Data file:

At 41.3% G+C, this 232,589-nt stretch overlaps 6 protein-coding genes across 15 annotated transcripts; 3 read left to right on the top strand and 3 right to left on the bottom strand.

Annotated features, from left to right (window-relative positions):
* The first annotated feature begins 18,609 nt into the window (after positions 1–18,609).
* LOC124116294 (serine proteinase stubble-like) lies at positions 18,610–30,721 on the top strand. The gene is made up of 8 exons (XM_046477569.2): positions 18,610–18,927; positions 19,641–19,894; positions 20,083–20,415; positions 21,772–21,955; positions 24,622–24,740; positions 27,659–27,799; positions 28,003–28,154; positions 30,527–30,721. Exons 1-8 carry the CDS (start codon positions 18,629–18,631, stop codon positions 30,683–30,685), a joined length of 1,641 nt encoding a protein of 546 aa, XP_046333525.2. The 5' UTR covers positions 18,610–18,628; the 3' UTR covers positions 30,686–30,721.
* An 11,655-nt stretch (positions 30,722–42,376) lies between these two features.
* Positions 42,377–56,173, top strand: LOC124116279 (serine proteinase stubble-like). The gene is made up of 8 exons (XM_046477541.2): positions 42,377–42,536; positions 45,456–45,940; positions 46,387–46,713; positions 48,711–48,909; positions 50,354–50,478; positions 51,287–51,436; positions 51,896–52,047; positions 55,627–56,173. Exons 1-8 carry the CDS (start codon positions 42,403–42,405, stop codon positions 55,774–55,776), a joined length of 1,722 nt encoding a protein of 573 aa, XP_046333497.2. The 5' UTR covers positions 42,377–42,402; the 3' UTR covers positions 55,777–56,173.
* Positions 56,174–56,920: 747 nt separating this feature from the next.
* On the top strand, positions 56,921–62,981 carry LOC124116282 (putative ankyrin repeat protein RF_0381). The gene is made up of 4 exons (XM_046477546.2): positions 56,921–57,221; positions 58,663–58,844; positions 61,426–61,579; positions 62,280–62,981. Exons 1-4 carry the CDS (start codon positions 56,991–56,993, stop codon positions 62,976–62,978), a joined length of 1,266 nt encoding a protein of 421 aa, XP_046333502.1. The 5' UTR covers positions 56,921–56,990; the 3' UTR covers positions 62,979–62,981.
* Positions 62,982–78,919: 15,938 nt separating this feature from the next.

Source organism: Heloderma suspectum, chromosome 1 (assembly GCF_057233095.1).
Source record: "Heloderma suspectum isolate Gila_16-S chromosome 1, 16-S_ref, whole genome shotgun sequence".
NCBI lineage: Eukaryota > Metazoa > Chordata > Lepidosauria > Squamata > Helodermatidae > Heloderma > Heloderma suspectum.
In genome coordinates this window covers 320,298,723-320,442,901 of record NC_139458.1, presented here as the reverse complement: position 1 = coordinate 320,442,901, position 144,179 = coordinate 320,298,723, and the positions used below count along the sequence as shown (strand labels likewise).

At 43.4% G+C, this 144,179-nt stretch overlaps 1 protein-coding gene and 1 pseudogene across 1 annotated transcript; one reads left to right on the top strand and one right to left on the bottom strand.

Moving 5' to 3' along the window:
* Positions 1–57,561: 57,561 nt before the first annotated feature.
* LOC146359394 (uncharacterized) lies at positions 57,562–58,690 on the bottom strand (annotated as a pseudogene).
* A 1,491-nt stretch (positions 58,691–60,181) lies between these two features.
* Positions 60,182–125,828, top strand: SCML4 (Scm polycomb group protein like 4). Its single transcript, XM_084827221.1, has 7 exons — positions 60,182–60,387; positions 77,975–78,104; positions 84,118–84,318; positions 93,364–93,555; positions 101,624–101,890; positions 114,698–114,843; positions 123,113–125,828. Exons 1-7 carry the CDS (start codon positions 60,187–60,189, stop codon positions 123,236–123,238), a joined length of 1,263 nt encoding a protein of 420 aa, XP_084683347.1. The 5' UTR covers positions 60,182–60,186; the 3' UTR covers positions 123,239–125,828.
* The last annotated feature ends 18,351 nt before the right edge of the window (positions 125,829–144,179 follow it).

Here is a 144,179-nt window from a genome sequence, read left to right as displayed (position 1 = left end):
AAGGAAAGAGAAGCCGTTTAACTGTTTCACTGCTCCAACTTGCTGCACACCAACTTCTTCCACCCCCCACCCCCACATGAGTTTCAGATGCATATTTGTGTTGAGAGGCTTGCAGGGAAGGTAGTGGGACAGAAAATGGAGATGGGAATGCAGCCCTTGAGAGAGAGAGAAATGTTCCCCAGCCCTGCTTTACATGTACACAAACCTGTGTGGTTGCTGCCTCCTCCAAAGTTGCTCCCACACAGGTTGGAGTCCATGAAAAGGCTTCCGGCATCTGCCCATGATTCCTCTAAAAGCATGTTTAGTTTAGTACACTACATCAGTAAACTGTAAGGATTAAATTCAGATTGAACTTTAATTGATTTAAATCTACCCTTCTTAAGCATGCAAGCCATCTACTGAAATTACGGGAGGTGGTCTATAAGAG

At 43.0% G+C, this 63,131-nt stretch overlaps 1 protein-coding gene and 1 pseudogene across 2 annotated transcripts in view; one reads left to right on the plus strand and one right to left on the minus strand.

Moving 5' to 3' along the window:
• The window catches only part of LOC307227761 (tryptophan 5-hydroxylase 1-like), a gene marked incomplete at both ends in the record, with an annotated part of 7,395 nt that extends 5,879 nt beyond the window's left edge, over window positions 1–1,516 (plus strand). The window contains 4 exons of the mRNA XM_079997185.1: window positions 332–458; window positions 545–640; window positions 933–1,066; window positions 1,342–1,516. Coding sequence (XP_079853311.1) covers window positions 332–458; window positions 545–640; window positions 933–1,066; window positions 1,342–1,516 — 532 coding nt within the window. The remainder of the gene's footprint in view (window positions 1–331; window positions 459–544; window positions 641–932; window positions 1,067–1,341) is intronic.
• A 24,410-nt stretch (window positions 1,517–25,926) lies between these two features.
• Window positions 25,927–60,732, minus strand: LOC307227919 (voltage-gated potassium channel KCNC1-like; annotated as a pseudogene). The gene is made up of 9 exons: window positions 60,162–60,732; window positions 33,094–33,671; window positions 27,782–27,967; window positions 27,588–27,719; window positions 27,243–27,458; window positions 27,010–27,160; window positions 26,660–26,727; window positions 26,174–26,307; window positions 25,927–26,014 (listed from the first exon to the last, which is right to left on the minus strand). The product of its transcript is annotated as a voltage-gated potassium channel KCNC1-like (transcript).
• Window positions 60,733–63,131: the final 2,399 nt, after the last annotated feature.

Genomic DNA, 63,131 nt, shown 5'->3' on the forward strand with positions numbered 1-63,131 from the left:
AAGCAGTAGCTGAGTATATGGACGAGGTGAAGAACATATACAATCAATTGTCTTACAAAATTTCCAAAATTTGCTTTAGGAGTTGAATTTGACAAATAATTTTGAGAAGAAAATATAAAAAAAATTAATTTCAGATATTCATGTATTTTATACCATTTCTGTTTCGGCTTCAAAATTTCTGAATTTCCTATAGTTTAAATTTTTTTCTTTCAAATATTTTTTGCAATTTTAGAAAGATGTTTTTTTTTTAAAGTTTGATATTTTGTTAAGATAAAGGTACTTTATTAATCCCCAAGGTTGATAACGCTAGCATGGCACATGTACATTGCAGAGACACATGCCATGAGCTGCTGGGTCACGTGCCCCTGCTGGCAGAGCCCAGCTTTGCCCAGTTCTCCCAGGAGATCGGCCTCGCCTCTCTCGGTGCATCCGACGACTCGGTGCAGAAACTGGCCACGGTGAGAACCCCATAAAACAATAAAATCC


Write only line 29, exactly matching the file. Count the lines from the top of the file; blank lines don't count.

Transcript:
Genomic DNA, 63,131 nt, shown 5'->3' on the forward strand with positions numbered 1-63,131 from the left: